Frazer-Nash has partnered with University College London (UCL) and the Royal National Orthopaedic Hospital Trust (RNOH) to study how wheelchair users use their arms. They’ve built a special wheelchair that can detect the force applied to the wheels and the plan is to use the device to develop new designs that help prevent repetitive rotator cuff damage and other upper extremity problems.
The wheelchair prototype is based on a previous design called the Powerwheel, which was developed by Frazer-Nash for UK Sport as a training device to improve the performance of Paralympic athletes. Frazer-Nash is working with the RNOH, led by Dr Simon Grange, to understand the needs of NHS wheelchair users and adapt the Powerwheel’s design principles. Innovations such as integrating spoked rather than carbon fibre racing wheels means that the prototype can be used to benefit the rehabilitation and training needs of NHS patients, minimising secondary injuries. Mr Peter Smitham (UCL) will supervise the clinical study at RNOH in collaborating with Frazer-Nash.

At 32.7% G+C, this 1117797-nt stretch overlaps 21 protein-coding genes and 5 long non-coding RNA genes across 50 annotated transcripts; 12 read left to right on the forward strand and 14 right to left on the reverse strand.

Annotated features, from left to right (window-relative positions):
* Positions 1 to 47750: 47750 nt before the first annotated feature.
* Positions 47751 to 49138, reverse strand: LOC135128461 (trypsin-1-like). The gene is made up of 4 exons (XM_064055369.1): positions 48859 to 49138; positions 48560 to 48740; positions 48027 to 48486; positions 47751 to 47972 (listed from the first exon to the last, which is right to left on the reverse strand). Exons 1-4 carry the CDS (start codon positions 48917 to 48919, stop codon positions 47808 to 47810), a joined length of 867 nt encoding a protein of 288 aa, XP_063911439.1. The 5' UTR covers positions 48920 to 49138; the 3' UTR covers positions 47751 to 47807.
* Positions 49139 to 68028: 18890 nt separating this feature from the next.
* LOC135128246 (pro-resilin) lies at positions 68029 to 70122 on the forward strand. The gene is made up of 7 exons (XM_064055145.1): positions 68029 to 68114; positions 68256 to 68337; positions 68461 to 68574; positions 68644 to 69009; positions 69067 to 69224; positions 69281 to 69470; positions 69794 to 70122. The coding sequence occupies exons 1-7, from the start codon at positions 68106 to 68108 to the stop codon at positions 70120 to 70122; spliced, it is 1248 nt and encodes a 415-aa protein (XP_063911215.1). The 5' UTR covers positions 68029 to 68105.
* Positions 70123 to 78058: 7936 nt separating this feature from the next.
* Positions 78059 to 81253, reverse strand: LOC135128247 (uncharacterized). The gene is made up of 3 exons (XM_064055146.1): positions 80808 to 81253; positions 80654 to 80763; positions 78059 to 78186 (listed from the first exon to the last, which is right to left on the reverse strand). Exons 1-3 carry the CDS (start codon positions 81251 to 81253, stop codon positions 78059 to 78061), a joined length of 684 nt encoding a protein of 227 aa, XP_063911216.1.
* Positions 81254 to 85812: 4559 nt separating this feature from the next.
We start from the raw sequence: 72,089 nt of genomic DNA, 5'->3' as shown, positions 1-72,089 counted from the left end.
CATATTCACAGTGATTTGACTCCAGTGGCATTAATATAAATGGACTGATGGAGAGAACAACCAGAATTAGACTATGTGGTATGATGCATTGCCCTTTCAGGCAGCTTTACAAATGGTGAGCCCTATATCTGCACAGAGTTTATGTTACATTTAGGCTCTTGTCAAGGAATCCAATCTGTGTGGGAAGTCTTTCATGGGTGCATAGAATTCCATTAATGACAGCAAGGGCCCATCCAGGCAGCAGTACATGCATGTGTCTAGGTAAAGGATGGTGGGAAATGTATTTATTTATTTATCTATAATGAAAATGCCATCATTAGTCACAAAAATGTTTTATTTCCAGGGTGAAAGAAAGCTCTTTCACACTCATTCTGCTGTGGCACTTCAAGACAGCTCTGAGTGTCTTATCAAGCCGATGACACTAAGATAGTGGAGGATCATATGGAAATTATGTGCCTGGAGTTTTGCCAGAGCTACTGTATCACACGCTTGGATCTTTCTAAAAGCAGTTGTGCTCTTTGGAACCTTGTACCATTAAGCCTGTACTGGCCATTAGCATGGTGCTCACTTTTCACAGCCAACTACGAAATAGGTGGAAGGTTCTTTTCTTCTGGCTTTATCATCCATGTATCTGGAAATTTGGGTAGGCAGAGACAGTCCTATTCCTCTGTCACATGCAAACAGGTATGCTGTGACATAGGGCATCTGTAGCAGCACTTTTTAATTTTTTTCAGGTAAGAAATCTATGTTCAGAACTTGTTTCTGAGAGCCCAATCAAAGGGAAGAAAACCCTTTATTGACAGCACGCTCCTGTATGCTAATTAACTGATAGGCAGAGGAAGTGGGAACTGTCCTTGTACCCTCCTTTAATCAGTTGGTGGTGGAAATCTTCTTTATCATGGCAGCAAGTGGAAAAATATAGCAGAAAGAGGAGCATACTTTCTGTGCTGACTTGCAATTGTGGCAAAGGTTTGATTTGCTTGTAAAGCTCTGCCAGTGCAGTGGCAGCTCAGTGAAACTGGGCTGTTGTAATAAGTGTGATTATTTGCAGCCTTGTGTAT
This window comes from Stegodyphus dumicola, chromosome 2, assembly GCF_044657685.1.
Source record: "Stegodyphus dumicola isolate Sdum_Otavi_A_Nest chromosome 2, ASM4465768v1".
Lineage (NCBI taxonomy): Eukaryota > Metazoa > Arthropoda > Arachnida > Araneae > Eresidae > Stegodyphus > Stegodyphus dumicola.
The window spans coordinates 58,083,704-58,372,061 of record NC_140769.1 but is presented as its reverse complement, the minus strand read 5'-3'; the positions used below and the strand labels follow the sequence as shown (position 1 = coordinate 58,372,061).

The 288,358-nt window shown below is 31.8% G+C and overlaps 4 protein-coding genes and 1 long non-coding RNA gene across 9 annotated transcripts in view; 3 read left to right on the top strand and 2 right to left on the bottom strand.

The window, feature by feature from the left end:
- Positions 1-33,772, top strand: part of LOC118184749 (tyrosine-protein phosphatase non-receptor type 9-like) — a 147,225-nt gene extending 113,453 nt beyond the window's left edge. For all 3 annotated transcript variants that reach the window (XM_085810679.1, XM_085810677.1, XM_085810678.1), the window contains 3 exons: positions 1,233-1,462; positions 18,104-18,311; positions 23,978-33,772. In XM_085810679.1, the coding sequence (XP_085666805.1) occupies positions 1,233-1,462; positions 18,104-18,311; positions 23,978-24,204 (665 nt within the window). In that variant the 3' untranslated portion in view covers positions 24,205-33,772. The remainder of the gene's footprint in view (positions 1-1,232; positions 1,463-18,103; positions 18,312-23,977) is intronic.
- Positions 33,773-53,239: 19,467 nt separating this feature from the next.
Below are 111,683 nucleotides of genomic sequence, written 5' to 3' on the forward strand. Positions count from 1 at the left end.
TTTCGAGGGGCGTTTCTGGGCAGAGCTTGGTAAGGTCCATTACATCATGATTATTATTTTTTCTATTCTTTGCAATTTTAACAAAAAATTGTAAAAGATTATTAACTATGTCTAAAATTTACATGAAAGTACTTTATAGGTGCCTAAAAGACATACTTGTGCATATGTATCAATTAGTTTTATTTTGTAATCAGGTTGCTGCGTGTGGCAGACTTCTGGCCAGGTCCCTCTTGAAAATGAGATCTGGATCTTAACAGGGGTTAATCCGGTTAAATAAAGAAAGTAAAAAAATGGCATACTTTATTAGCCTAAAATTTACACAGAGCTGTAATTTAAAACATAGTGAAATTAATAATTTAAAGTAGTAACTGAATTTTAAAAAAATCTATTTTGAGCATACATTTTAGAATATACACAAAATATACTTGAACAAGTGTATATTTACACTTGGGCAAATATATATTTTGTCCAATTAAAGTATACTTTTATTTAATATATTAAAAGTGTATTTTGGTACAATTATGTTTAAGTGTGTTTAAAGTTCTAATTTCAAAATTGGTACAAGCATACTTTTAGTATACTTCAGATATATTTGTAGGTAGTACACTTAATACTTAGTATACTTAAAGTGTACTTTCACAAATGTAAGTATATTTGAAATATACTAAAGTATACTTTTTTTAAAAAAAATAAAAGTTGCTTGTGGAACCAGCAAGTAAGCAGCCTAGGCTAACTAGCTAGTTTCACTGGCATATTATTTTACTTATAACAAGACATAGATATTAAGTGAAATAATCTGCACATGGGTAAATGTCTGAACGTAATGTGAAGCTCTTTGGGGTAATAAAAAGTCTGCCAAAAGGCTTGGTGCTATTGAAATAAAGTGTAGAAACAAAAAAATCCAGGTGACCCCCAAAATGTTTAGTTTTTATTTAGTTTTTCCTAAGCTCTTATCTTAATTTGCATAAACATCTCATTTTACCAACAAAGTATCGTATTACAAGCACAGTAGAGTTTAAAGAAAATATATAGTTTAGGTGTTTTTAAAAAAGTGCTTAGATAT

The new wheel design, which is currently undergoing trials at UCL’s PAMELA centre, is fully instrumented and provides real time feedback to the researcher on indicators such as the user’s push force. Frazer-Nash and UCL are collaborating on this research project to investigate the correlation between muscle activity in the shoulder with the push profile exerted by the wheelchair user. It is hoped that this will provide information on the levels of force and specific manoeuvres that could lead to potential damage to the shoulder.